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Is a symmetric real matrix with diagonal entries strictly greater than $1$ and off-diagonal entries positive but strictly less than $1$ necessarily positive-semidefinite?

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up vote 6 down vote accepted

Nope. Just playing around with my computer, I found the matrix

[$\frac{11}{10}$ $\frac{1}{100}$ $\frac{99}{100}$]

[$\frac{1}{100}$ $\frac{11}{10}$ $\frac{99}{100}$]

[$\frac{99}{100}$ $\frac{99}{100}$ $\frac{11}{10}$]

with determinant $\frac{-25179}{31250}$.

Is this perhaps a misremembering of the definition of a diagonally dominant matrix?

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Not quite misremembering as much as failing to find a counterexample and being unable to prove the necessity but still not believing in it's veracity. Thanks for your example! – daegan Feb 7 '11 at 21:48
@daegan: no problem. To construct a counterexample, it of course helps to be aware of the theorem about diagonally dominant matrices, so as to stay away from that case. I did remember that theorem (luckily for me, I learned about Gershgorin's Theorem in a talk I heard last year) so the above was only the third matrix I tried (or technically the fourth: the third one also worked but the coefficients were a little more complicated: it appears in a previous version of this answer). – Pete L. Clark Feb 8 '11 at 3:31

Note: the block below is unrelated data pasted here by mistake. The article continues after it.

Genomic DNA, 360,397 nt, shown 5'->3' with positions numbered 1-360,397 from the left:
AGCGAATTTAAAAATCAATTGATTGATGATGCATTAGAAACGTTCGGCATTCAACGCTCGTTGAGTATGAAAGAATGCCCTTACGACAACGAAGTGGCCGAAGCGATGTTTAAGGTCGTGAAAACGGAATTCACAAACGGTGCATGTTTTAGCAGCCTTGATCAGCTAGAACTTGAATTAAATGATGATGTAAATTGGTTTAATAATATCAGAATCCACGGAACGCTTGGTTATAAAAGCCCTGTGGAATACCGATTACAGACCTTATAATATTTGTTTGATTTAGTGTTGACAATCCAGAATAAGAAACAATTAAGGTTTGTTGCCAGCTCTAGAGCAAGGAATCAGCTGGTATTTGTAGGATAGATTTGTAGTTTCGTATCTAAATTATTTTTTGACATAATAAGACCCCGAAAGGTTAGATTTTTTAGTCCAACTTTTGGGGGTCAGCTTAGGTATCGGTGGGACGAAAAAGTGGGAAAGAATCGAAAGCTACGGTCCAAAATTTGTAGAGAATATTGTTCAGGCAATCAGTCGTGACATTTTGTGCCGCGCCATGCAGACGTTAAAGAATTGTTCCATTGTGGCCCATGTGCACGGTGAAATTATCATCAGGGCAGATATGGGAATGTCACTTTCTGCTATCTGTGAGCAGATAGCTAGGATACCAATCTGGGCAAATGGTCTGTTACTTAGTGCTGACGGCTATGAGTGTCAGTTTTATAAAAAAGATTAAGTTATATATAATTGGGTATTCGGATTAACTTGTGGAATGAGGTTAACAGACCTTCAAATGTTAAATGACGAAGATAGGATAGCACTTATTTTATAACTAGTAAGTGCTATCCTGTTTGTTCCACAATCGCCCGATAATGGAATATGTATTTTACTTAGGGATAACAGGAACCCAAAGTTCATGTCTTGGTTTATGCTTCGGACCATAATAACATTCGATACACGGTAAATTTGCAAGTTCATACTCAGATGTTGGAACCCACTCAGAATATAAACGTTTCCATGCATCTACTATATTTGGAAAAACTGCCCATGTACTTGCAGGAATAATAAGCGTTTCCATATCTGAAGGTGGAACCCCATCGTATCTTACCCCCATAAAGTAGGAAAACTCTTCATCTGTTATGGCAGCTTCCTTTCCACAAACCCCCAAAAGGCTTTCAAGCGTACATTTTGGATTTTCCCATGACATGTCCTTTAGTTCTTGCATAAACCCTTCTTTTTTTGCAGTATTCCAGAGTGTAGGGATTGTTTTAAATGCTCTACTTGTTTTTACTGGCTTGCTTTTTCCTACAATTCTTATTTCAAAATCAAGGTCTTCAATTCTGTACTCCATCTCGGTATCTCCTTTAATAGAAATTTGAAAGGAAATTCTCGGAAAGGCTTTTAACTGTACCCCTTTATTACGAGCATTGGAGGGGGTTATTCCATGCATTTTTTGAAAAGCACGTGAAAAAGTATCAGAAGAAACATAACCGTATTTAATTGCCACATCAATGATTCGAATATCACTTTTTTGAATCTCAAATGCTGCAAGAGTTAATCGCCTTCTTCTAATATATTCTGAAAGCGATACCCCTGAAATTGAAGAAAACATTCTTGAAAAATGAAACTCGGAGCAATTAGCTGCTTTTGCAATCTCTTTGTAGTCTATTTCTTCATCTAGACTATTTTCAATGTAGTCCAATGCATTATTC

If the sum of each row is positive, then no eigenvalue can be non-negative: take any eigenvector, and pick the largest (in magnitude) coordinate. After applying the matrix, even if the signs are all perfectly against us, still $0$ will not be crossed (or reached to).

So the correct formulation is $\geq 1$ on the diagonal, and the off-diagonals in each row sum to less than $1$.

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By Gershgorin's Theorem we can conclude that the absolute sum of all non-diagonal entries in each row must be less than 1. Then the matrix will have positive eigenvalues for diagonal entries > 1.

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